This is the work required so that  your residential lifts provider can install your device safely. All porch lifts need some form of foundation for the device to be mounted to. This can be accomplished with a variety of methods but the most common would be concrete sidewalk blocks or a poured concrete pad. Next we need to ensure that there is no risk of a pinching hazard, so we ask that a sheer plate is added the deck side of the lift. Finally we need to minimize the risk of someone falling off the deck area if the lift is in the down position. An upper landing gate will need to  be constructed to meet this safety requirement. Another option would be to have your lift provider include a porch lift gate for an additional cost. For applications where the lift is directly in from of a door (like in a garage) we need to monitor the door with an interlock to ensure that the door will not open if the lift is not at that level.

More information on porch lifts and residential lifts can be found here

A complete list of contractual requirements can be found here —–> Porch Lift Contractor Requirements

A summery of this document can be found here ——>Porch lift features

You may qualify for the Residential Access Modification Program (RAMP) . Click here to download the application

 

9Mar

Planning for a Residential Elevator

by Andrew @ Uppercut
Home Elevators

Planning for a Residential Elevator

People install a residential elevator in new home construction for many reasons. Some folks implement an elevator into their design for luxury, others out of necessity, but the vast majority of people I see do it so they may age in place. It is very important to do your research and understand your options.  As the saying goes “if you fail to plan you plan to fail”. This statement certainly applies to your aging in place elevator. There are several factors you must consider to ensure that your home elevator will meet both your needs today, and in the future.

Elevator in home

Elevator in home

 

The first thing to consider is car or platform size. I have heard numerous times ” we don’t need the elevator to fit a wheelchair” , my answer is always “we hope for the best but plan for the worst” If you are going to the expense of adding an elevator to your home, we need to consider wheelchair accessibility. My experience working with home medical companies tells me that we need a minimum platform size of 34″ x 54″. Many standard platforms are 48″ long, please try to resist going with the smallest platform available.

Home elevator with a gate

Home elevator with a gate

Next we must decide on the aforementioned gates, elevator doors or light screens. As you travel in your home elevator we need to ensure that you cannot come into contact with the hoistway that houses the device. While all mechanisms will accomplish this, they vary in ease of use, aesthetics, and cost. An automatic elevator door is probably the most aesthetically pleasing and is very easy to use (it automatically opens and closes) but it is by far the most costly option. Next in the cost category would be an accordion gate. You won’t break the bank by adding gates to your residential elevator car, but they don’t have a great reputation when it comes to looks or ease of use – especially for wheelchair users. The final and most cost effective option would be a light curtain. This “virtual gate” ensures that if any object comes into contact with the residential elevator hoistway the elevator instantly stops. They operate using a series of light beams that shoot across the entrance way, if the beam is “broken” the elevator ceases to operate until the obstruction is removed and a floor is selected. From a wheelchair users perspective or anyone with limited mobility not having to reach back and close a gate eases the use of your home elevator.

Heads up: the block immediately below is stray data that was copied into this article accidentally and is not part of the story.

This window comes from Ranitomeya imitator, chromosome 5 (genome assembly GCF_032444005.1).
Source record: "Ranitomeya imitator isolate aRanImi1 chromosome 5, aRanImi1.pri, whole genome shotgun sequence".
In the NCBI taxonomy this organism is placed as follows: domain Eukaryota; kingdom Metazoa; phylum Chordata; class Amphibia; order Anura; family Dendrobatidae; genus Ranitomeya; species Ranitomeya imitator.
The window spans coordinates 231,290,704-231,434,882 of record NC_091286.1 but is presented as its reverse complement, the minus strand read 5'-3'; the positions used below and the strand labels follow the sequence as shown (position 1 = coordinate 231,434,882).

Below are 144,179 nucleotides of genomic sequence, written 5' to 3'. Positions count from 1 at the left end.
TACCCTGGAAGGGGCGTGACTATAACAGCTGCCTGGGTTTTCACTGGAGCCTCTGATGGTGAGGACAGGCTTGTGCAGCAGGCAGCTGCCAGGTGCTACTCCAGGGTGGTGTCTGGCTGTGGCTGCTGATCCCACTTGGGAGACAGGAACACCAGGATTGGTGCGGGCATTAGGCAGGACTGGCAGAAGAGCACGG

Home elevator with a light curtain

Home elevator with a light curtain

Elevator in home Elevator car 1 e1424535547307 Home elevators residential lifts commercial lift

The best way to ensure all these points are considered is to consult a professional. Many elevator companies will offer no cost or obligation consultations. They should be able to address your needs and answer your questions prior to you paying a deposit or making a commitment. Don’t base your elevator design from the back of a brochure, or from a generic drawing. Remember, site specific drawings will ensure that your elevator will meet both your needs today and allow you to age in place.

For more information on a residential elevator call us today.

 

5Mar

Elevator and Residential Lifts Education Day

by Andrew @ Uppercut

Residential Lifts Education Day

Curved stair lift

Curved stair lift

We will be co-hosting an elevator and Residential Lifts education day with Medichair on March 25th. This will be an informative session where we will discuss the features and benefits of Residential Lifts and Residential Elevators. It will be informal and the floor will be open to ask questions.

Uppercut will be speaking about the benefits of Residential Lifts and will be available to discuss all products and services. Uppercut and Medichair offer the largest selection of Lifts and Elevators in Calgary and Edmonton. Be sure to visit our education day session to learn more about the benefits and to check out our great prices.

Our team offers the highest level of customer service in Calgary and Edmonton. We are a call away for any of your questions relating to our products and services. We offer onsite service and demos of our products and our team has decades of experience. Our education day will assist you select the best product for your home.

 

 

Trus-T-Lift™ Unenclosed - Porch Lift

Trus-T-Lift™ Unenclosed – Porch Lift

 

 

 

 

 

 

 

Residential Lift Topics covered will include:

Lunch will be provided from 12:00 – 12:30

The address and a map can be found here.

Everyone is welcome but space is limited so please register with Bonnie as soon as possible.

Bonnie Flick – bonnief@medi-options.com or 403.252.5366

This event will be hosted by Andrew Smith and Melanie Rorstad and a package dealing with product offerings on Residential Lifts and “ball park” pricing will be provided. Come visit us and learn more about our products and services. Our team is always here to help. Please be sure to call ahead to schedule time to visit as space will limited.

We hope to see you there!